Inside Old Oak Common: London's Big HS2 Hub

M@
By M@
Inside Old Oak Common: London's Big HS2 Hub
Old Oak Common at night.
Courtesy of HS2.

This is one of the first images of Old Oak Common station in west London. A decade from now, this should be the country's busiest rail hub.

This is how it looks at the moment.

Courtesy of HS2

This piece offers a brief, jargon-free introduction to the project, with images of how the station will look, and how work is already progressing. We won't be going into the controversies and politics of the project on this occasion.

Britain's busiest station

HS2 is the under-construction fast rail link between London and Birmingham and the north. It will start from Euston station and pass through Old Oak Common in west London — an obscure part of town, though not for much longer.

Old Oak Common is probably a place you've heard of, but never visited. So, we should start with a map:

Map of Old Oak Common.
Image by Cnbrb under creative commons licence. Click for larger image.

As you can see from the blue and purple routes, Old Oak Common is where High Speed 2 (HS2) will hook up with Crossrail and the Great Western mainline (including Heathrow Express), to create the busiest interchange in the country. Two proposed Overground stations, off-site but close by, would add to the frenetic thrum of the place.

Old Oak Common aerial image.
Courtesy of HS2.

The new plans (above) show how the lines will knit together. A stylish glass and steel canopy will combine the various rail routes into one hub. The subterranean HS2 platforms will be housed beneath the main grey and blue section, while the Great Western and Heathrow services will use the adjacent platforms.

The new station building forms a distinctive T-shape from above, which might be compared to a sprawling old oak tree, if only they'd colour the roof green and brown for the sake of aptness. Like this:

Old Oak Common
Unofficial, badly doctored image showing how we'd colour a station called Old Oak Common if we were in charge.

A tour of Old Oak Common

We recently took a tour of the site, to get a feel for the place before the changes bite. It's a land in flux: a whirl of excavators, dump trucks, surveyors and noise; half-deleted depots mingle with the ghosts of infrastructure yet to come.

Workers at Old Oak Common. Actually, they're management types and press, but let's not destroy the illusion.
Image by M@

Less poetically, Old Oak Common is a massive plot of brownfield land the size of Hyde Park. HS2 contractors are already on site, clearing old railway gubbins, cleaning the soil and getting ready for construction.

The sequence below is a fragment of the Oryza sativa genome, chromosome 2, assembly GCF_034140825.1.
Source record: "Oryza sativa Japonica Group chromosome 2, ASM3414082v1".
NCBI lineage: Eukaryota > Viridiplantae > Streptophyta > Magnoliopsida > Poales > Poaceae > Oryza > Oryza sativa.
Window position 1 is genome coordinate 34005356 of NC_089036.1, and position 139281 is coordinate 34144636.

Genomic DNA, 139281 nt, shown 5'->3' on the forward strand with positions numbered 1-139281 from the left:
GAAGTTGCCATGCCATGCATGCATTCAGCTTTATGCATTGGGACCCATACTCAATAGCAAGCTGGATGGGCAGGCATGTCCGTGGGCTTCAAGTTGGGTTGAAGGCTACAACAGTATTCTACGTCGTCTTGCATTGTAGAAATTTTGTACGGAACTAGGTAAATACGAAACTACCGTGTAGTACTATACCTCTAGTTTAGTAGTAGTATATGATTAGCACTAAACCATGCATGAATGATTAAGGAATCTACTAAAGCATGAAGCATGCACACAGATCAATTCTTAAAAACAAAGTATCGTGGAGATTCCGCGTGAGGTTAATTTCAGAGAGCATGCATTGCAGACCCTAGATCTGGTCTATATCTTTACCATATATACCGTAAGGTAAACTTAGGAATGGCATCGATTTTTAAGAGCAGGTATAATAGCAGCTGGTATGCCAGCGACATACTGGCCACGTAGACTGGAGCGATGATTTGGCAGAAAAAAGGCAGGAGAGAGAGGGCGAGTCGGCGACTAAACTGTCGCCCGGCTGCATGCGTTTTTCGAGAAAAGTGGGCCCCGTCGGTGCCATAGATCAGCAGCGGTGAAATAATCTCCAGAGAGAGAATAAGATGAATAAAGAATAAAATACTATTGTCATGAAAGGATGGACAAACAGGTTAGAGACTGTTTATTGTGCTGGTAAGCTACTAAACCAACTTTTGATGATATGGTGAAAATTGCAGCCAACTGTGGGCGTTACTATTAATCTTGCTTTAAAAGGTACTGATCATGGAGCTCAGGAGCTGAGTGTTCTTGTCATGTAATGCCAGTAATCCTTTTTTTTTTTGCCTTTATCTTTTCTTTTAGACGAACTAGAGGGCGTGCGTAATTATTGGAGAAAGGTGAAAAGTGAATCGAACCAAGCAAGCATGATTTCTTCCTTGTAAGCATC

HS2 preparatory works
Site prep is well underway. They also have snazzy high-vis jackets. Image by M@.

The next stage will see the excavation of the station box. A vast canyon must be gouged through the landscape to accommodate the subterranean HS2 lines. We're talking a trench that stretches for a kilometre, and that reaches 60 metres wide and 20 m deep. It will be one of the largest underground structures in the world, so we're told.

Old Oak Common dig site.
Most of this is going to be gouged out. Image by M@.

The HS2 platforms will eventually stretch 450 metres, much longer than a Crossrail platform.

Speaking of which, the site sits close up against the Crossrail depot. Through the fence, Elizabeth line trains sit forlornly. They should be carrying passengers by now, but must wait out another year, at least.

Elizabeth line trains at Old Oak Common
Image by M@.

Old Oak Common is tipped as a key location for house building. Or, rather, flat building. Along with neighbouring Park Royal, the area will see some 25,000 new homes built over the next few decades. The process has already begun. There are hints of this in the emerging skyline.

Give it a couple of decades, and this once barren landscape could look something like this:

Farewell to the cranes

A project the size of Old Oak Common needs plenty of storage space. Step forward the old Willesden Euroterminal.

Container crane
Image by M@.

You might not have heard of this forgotten freight depot, but you've probably seen its mighty yellow cranes if you've passed through this part of north London.

When the channel tunnel first opened, most freight trains to Europe were loaded with cargo on this site. The business never really took off, alas, and the terminal closed in 2005.

Container crane looming large
Image M@

It's been home to small businesses ever since. Now, the land has been acquired by HS2. It will be used for logistics, such as storage of materials during the Old Oak Common project down the road.

Container crane at Willesden
Image by M@

To make room for HS2 activities, the landmark cranes are currently being dismantled for scrap. Just one will be saved for posterity (and because its demolition next to live railway tracks would be problematic and costly). Twenty years hence, this leggy beast will no doubt be a luxury apartment with 'unique industrial heritage features'. It will certainly have good rail connections.

See also our tour of the HS2 works at Euston.

Last Updated 04 February 2019

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